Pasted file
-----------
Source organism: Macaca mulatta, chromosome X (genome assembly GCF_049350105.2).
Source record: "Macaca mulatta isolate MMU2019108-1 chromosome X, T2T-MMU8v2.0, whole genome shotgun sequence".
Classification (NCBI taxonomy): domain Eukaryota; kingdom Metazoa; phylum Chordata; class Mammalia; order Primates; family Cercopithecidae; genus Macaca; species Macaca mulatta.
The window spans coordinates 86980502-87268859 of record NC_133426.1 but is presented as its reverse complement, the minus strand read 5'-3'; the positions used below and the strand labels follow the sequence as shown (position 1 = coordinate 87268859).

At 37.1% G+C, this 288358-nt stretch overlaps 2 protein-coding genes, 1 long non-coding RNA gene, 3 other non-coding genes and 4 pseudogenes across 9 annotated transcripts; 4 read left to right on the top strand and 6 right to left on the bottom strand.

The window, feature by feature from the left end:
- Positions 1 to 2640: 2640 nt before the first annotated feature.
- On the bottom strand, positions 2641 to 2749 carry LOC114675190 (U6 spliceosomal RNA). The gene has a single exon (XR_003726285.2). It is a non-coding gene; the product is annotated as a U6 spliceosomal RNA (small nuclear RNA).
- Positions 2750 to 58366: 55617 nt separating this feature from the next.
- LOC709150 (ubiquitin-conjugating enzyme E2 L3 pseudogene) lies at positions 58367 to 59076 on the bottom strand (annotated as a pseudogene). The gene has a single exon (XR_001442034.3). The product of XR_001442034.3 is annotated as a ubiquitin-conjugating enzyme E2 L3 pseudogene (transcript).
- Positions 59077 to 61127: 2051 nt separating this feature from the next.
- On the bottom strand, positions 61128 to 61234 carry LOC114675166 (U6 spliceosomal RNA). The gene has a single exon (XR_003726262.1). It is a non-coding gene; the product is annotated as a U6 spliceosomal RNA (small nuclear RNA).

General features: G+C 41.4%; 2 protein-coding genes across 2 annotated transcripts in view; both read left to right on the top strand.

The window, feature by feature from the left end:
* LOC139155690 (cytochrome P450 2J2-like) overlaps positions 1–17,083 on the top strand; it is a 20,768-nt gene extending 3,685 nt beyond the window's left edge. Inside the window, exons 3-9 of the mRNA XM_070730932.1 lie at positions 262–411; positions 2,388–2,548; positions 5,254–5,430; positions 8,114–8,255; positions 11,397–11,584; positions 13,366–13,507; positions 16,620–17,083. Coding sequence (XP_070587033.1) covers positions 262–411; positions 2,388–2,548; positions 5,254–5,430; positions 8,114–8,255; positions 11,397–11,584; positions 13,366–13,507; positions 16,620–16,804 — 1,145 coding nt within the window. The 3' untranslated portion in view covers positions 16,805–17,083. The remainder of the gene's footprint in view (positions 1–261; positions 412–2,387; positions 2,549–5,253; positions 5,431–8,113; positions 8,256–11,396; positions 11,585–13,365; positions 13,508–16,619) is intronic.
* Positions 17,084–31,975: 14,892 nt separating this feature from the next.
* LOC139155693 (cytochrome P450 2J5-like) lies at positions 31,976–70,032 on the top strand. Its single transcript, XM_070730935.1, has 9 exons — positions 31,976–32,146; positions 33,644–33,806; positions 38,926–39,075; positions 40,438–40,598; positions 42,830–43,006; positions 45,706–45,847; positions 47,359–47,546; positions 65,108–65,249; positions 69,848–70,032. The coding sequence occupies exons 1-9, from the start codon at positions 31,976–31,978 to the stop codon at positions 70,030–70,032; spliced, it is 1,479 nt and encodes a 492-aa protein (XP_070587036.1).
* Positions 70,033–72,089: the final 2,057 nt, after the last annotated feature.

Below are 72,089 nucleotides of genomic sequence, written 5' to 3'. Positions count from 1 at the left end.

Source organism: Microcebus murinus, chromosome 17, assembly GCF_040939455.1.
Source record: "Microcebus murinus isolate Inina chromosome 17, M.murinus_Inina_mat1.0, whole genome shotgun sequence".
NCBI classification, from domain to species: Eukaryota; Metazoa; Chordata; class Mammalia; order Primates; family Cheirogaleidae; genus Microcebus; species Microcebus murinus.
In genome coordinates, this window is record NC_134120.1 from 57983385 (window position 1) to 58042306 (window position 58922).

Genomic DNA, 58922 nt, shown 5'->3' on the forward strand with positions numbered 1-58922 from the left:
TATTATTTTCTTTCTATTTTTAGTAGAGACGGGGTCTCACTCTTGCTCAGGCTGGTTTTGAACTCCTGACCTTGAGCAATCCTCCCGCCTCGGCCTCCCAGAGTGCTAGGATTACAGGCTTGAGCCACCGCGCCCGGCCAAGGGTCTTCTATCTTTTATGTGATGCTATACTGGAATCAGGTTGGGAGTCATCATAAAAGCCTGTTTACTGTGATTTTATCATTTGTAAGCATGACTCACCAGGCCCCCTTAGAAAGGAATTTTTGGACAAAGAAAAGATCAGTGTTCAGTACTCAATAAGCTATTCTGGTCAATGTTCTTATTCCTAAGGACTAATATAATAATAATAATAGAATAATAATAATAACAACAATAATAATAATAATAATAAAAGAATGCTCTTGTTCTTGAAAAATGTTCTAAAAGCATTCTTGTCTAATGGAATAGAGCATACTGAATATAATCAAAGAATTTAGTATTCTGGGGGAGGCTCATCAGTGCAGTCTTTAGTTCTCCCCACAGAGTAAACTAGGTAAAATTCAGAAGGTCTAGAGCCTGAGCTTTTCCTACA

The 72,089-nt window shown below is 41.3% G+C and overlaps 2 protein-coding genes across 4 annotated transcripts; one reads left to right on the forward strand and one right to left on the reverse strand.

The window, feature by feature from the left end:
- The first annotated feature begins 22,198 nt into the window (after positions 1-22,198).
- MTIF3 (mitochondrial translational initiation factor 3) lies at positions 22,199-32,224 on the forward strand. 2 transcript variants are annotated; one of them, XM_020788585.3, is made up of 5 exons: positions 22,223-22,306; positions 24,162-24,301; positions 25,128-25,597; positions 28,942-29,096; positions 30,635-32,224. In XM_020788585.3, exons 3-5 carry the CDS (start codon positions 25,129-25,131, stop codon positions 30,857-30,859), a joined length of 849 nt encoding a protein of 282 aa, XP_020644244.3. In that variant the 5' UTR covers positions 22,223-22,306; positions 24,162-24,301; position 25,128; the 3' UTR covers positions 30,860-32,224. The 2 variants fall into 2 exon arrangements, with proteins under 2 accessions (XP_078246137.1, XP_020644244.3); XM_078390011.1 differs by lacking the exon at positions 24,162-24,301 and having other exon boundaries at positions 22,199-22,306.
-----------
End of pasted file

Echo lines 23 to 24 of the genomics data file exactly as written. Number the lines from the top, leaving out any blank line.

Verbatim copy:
In genome coordinates, this window is record NC_134120.1 from 57983385 (window position 1) to 58042306 (window position 58922).

Genomic DNA, 58922 nt, shown 5'->3' on the forward strand with positions numbered 1-58922 from the left: